The Abuja Division of the Court of Appeal has overturned the decision of the National and State Houses of Assembly Election Tribunal in Asaba, which declared Ndudi Elumelu of the Peoples Democratic Party (PDP) as winner of the Aniocha/Oshimili Federal Constituency election in Delta State.
A three-member panel of the court headed by Mohammed Shuaibu, on Thursday, declared Ngozi Okolie of the Labour Party as winner of the election.
The Court of Appeal is the final court on legislative election petitions.
Mr Shuaibu upheld the arguments by Mr Okolie’s lawyer, Mahmud Magaji, a Senior Advocate of Nigeria (SAN) that the appellant was duly nominated by his party.
The justice said Mr Okolie resigned his appointment as a Senior Special Assistant (SSA) to the Delta State Government within the statutory period as enshrined in Section 66(1)(f) of the constitution.
Nigeria’s electoral commission, INEC, had declared Mr Okolie winner of the 25 February poll, but Mr Elumelu, a former Minority Leader of the House of Representatives, contested the election outcome before the tribunal.
Mr Elumelu premised his suit on the ground that Mr Okolie was not validly nominated by the Labour Party, arguing that the latter did not resign his appointment 30 days before the election, as constitutionally required.
The trial tribunal chaired by A. Z. Mussa, had in its judgement on 24 July nullified Mr Okolie’s victory based on Mr Elumelu’s arguments.
The appellate court held that the the tribunal lacked the jurisdiction to have delved into the issue of political party nomination which it said was a pre-election matter.
“…the nomination and sponsorship of a candidate is an internal affair of a party,” Mr Shuaibu said.
Referencing a plethora of cases, the justice justice noted that Mr Elumelu and the PDP lacked the legal standing to sue Mr Okolie’s emergence as flagbearer of the Labour Party.
“The 1st and 2nd respondents (Mr Elumelu and the PDP, who are not members of the appellant (Mr Okolie and LP) are meddlesome interlopers.”
Awards N100,000 cost against Elumelu
In dismissing the suit, the court awarded N100,000 fine against Mr Elumelu and the PDP in favour of Mr Okolie.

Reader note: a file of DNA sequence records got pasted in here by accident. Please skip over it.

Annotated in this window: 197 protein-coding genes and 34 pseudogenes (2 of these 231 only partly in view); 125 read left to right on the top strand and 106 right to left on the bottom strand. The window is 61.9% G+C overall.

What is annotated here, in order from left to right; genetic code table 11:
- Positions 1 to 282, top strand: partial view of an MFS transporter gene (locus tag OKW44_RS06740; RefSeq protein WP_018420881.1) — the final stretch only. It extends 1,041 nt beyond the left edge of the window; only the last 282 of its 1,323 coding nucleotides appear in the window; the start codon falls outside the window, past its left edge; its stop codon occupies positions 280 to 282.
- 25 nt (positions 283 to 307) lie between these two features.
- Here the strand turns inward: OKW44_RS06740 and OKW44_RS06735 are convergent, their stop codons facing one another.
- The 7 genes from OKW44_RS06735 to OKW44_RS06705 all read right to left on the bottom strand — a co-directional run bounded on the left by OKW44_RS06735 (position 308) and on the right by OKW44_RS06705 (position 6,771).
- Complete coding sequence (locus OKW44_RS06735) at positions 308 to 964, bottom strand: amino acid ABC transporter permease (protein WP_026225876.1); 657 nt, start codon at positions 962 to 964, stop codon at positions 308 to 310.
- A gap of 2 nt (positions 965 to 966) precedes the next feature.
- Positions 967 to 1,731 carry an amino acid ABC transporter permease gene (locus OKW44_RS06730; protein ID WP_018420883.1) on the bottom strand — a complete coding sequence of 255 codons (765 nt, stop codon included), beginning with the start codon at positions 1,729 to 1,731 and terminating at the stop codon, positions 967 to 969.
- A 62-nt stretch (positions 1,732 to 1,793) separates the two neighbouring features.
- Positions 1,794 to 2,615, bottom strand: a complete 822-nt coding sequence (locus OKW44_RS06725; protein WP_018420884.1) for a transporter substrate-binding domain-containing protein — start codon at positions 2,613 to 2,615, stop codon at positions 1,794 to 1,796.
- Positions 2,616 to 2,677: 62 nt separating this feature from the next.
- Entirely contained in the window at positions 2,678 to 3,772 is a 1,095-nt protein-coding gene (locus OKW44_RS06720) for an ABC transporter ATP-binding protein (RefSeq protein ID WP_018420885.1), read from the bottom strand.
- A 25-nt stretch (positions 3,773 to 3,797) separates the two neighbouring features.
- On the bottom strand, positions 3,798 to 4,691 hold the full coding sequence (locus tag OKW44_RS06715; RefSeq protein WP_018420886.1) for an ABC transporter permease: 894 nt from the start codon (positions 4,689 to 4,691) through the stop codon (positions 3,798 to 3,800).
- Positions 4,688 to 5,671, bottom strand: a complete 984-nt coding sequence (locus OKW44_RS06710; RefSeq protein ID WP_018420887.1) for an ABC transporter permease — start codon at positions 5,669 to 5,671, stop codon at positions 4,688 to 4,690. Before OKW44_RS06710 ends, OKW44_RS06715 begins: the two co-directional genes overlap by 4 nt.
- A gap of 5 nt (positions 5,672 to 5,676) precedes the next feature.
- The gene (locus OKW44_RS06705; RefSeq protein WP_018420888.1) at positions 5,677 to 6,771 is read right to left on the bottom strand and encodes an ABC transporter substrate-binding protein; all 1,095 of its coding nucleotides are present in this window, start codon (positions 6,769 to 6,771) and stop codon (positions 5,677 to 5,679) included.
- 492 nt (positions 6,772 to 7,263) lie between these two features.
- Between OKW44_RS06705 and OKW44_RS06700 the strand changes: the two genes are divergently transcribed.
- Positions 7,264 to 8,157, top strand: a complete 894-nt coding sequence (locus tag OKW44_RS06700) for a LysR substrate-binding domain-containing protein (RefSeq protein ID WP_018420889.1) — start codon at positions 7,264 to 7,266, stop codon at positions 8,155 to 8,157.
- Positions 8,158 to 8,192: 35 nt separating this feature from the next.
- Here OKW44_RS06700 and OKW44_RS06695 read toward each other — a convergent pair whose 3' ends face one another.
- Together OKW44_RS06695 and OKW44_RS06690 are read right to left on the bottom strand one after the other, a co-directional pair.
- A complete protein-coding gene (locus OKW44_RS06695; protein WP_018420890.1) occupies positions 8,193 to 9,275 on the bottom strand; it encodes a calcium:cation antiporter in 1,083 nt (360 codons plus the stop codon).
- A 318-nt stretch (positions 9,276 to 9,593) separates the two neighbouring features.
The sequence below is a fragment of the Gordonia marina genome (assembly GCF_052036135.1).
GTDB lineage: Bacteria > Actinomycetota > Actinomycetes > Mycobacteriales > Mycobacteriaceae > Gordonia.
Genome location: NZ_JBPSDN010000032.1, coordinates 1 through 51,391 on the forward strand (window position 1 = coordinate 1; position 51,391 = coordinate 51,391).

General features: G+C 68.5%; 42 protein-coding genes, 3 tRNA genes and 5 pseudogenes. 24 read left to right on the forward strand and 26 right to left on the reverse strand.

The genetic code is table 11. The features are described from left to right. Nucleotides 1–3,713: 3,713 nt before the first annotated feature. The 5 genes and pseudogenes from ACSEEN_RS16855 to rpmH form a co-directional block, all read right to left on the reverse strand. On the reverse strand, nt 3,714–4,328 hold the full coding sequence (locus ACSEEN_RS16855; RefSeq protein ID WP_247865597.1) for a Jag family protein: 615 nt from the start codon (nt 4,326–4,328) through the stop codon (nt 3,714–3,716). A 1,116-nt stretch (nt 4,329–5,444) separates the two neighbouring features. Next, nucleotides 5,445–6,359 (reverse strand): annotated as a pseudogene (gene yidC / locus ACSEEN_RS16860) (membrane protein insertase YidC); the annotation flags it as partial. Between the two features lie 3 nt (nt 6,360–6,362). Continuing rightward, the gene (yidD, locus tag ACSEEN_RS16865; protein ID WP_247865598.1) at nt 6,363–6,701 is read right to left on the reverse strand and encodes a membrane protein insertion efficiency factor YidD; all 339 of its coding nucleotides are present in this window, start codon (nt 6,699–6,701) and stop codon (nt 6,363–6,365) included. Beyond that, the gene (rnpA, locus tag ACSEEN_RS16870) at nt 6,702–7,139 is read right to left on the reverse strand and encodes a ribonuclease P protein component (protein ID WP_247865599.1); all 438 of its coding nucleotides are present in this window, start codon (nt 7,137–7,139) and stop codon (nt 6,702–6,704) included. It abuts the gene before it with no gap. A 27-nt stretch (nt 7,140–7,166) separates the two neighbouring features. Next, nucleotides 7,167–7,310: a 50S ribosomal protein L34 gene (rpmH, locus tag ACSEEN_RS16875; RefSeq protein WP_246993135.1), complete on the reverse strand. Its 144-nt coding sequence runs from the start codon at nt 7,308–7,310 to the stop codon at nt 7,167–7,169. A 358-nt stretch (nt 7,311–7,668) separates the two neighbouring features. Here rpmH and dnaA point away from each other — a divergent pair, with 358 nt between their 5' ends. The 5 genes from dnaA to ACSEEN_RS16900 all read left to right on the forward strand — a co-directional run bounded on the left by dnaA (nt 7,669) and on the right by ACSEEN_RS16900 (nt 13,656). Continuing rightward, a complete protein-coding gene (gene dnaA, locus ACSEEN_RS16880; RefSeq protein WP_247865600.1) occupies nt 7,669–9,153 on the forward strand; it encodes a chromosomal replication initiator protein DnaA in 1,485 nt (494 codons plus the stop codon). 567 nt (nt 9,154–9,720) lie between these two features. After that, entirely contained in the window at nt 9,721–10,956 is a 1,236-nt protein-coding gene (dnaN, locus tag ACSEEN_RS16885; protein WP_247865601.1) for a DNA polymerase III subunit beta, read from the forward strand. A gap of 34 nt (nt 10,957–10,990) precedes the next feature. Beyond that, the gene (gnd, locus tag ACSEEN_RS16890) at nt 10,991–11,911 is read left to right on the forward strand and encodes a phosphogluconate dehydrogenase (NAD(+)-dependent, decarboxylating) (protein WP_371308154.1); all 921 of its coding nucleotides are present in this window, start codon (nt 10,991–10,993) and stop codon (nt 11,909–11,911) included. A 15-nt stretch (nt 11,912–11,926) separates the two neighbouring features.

The lead judgment in the appeal by Mr Okolie was drafted by a member of the panel, Habeeb Abiru, but read on Thursday by Mr Shuaibu.
Meanwhile, the appellate court upbraided INEC lawyer, E. O. Okoko for holding conflicting positions at the tribunal and at the Court of Appeal.
“I must specifically comment on the conduct of the counsel to the 3rd respondent (INEC), Mr. E. O. Okoko, which I consider unprofessional and deserving condemnation,” Mr Shuaibu said.
The justice decried Mr Okoko’s conduct when he supported Mr Okolie at the tribunal, but argued in favour of Mr Elumelu and at the Appeal Court, which necessitated the court’s rejection his filings in the suit.
“Parties and counsel must be consistent in handling their cases both at the trial court and on appeal. In the instant case, the 3rd respondent, the supposed election umpire, has not exhibited neutrality through the conduct of the said counsel.
“The 3rd respondent’s reply, at pages 188 to 189 of the record, implicitly admitted that the appellant (LP) conducted a primary which produced the 4th respondent (Mr Okolie), but recanted its argument before us wherein it submitted that the 1st and 2nd respondents have the locus standi to present an election petition and that the 4th respondent was not duly sponsored having not emerged from any primary.
“Further more, appeal is generally regarded as a continuation of the original suit rather than the inception of a new one. And, in appeal, parties are confined to their cases as pleaded at the court of first instance. On the strength of the forgoing, the 3rd respondent’s amended brief is hereby discountenanced. I say no more,” the court held.
Therefore, the court’s ruling on Thursday effectively brings Mr Elumelu’s twelve-year legislative career to an end.